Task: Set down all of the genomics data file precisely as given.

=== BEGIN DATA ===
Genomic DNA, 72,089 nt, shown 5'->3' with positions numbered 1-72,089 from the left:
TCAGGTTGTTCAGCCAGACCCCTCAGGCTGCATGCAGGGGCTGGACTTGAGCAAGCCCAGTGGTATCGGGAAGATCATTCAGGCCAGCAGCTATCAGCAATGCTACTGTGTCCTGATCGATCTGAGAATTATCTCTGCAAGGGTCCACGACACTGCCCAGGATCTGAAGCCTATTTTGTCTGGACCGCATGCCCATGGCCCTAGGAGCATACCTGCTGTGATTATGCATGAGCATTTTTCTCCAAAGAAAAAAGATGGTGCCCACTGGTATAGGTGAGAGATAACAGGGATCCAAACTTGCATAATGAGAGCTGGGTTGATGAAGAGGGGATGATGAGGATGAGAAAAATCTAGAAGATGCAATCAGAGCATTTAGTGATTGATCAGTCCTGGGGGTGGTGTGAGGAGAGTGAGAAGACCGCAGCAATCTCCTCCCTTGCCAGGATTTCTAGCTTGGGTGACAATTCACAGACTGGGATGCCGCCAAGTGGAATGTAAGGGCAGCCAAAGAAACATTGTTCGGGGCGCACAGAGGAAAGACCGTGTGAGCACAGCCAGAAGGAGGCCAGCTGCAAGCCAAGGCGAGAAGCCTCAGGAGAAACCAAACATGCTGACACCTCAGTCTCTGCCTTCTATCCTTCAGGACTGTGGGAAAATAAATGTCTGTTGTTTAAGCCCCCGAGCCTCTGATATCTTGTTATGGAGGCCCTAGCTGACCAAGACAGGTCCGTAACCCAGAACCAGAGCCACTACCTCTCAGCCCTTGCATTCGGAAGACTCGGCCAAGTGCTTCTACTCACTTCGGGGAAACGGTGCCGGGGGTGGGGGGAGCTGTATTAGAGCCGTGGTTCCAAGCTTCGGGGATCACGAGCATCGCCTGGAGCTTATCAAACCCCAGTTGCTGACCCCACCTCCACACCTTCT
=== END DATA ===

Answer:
Genomic DNA, 72,089 nt, shown 5'->3' with positions numbered 1-72,089 from the left:
TCAGGTTGTTCAGCCAGACCCCTCAGGCTGCATGCAGGGGCTGGACTTGAGCAAGCCCAGTGGTATCGGGAAGATCATTCAGGCCAGCAGCTATCAGCAATGCTACTGTGTCCTGATCGATCTGAGAATTATCTCTGCAAGGGTCCACGACACTGCCCAGGATCTGAAGCCTATTTTGTCTGGACCGCATGCCCATGGCCCTAGGAGCATACCTGCTGTGATTATGCATGAGCATTTTTCTCCAAAGAAAAAAGATGGTGCCCACTGGTATAGGTGAGAGATAACAGGGATCCAAACTTGCATAATGAGAGCTGGGTTGATGAAGAGGGGATGATGAGGATGAGAAAAATCTAGAAGATGCAATCAGAGCATTTAGTGATTGATCAGTCCTGGGGGTGGTGTGAGGAGAGTGAGAAGACCGCAGCAATCTCCTCCCTTGCCAGGATTTCTAGCTTGGGTGACAATTCACAGACTGGGATGCCGCCAAGTGGAATGTAAGGGCAGCCAAAGAAACATTGTTCGGGGCGCACAGAGGAAAGACCGTGTGAGCACAGCCAGAAGGAGGCCAGCTGCAAGCCAAGGCGAGAAGCCTCAGGAGAAACCAAACATGCTGACACCTCAGTCTCTGCCTTCTATCCTTCAGGACTGTGGGAAAATAAATGTCTGTTGTTTAAGCCCCCGAGCCTCTGATATCTTGTTATGGAGGCCCTAGCTGACCAAGACAGGTCCGTAACCCAGAACCAGAGCCACTACCTCTCAGCCCTTGCATTCGGAAGACTCGGCCAAGTGCTTCTACTCACTTCGGGGAAACGGTGCCGGGGGTGGGGGGAGCTGTATTAGAGCCGTGGTTCCAAGCTTCGGGGATCACGAGCATCGCCTGGAGCTTATCAAACCCCAGTTGCTGACCCCACCTCCACACCTTCT